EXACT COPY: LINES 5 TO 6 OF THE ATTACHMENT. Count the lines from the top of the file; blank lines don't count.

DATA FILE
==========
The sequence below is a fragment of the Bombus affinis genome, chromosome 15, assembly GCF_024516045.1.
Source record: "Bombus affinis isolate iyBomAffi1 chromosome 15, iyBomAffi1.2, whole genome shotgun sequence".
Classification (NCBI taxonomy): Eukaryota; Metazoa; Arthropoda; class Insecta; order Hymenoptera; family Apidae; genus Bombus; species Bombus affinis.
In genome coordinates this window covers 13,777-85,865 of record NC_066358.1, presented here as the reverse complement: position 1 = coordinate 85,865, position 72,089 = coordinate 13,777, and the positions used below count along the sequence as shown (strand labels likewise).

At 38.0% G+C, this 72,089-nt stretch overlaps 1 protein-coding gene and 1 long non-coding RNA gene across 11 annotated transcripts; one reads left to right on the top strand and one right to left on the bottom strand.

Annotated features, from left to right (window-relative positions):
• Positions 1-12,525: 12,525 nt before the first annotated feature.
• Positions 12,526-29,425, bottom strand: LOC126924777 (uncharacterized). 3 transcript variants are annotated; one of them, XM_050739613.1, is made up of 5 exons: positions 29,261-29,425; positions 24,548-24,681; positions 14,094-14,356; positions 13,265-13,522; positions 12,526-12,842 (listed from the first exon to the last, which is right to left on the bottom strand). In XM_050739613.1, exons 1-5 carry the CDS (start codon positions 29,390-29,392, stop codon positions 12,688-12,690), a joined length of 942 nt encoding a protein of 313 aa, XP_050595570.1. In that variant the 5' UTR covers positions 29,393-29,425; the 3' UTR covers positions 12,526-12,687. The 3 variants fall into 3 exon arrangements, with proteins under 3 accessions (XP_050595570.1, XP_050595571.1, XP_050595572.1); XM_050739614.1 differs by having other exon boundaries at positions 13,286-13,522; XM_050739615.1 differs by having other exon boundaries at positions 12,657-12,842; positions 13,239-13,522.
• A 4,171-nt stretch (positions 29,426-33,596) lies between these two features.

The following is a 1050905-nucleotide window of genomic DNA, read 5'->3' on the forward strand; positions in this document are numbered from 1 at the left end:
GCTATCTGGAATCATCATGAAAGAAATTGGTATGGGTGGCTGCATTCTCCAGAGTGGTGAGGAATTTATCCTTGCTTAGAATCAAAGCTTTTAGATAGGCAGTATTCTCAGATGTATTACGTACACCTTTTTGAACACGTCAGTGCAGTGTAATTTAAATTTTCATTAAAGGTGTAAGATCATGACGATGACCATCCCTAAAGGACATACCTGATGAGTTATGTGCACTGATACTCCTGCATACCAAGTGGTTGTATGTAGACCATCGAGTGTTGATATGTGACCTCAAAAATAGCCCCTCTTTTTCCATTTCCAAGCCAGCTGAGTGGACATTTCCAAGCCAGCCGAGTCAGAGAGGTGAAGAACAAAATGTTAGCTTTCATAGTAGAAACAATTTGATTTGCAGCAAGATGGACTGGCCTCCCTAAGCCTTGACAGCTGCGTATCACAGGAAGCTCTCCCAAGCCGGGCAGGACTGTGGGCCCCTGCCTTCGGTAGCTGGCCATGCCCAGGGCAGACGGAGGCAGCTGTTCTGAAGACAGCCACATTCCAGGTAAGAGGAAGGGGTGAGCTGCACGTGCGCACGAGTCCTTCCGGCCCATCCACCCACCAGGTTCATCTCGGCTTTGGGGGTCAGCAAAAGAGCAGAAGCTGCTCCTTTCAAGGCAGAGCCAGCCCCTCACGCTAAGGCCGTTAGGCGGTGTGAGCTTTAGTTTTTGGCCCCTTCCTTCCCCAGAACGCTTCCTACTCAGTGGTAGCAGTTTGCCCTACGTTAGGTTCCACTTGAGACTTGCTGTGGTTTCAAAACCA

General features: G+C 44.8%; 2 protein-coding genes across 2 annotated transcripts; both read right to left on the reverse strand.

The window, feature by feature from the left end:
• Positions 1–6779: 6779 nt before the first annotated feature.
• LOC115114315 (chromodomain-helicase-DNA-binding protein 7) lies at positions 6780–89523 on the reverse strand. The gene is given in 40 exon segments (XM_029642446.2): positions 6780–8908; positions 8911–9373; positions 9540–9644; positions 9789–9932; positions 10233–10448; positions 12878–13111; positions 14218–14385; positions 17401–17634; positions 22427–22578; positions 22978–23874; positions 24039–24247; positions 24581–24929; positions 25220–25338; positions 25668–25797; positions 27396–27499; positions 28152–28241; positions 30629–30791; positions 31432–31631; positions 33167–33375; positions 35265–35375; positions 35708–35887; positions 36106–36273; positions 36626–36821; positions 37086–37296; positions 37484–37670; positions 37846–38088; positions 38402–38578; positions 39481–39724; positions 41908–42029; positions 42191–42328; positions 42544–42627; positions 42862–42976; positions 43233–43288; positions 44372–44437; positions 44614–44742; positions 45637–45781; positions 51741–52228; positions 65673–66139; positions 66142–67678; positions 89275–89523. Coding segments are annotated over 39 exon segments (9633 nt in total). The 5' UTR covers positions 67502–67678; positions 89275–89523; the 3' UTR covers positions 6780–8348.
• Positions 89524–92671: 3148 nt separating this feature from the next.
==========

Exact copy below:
At 38.0% G+C, this 72,089-nt stretch overlaps 1 protein-coding gene and 1 long non-coding RNA gene across 11 annotated transcripts; one reads left to right on the top strand and one right to left on the bottom strand.

Annotated features, from left to right (window-relative positions):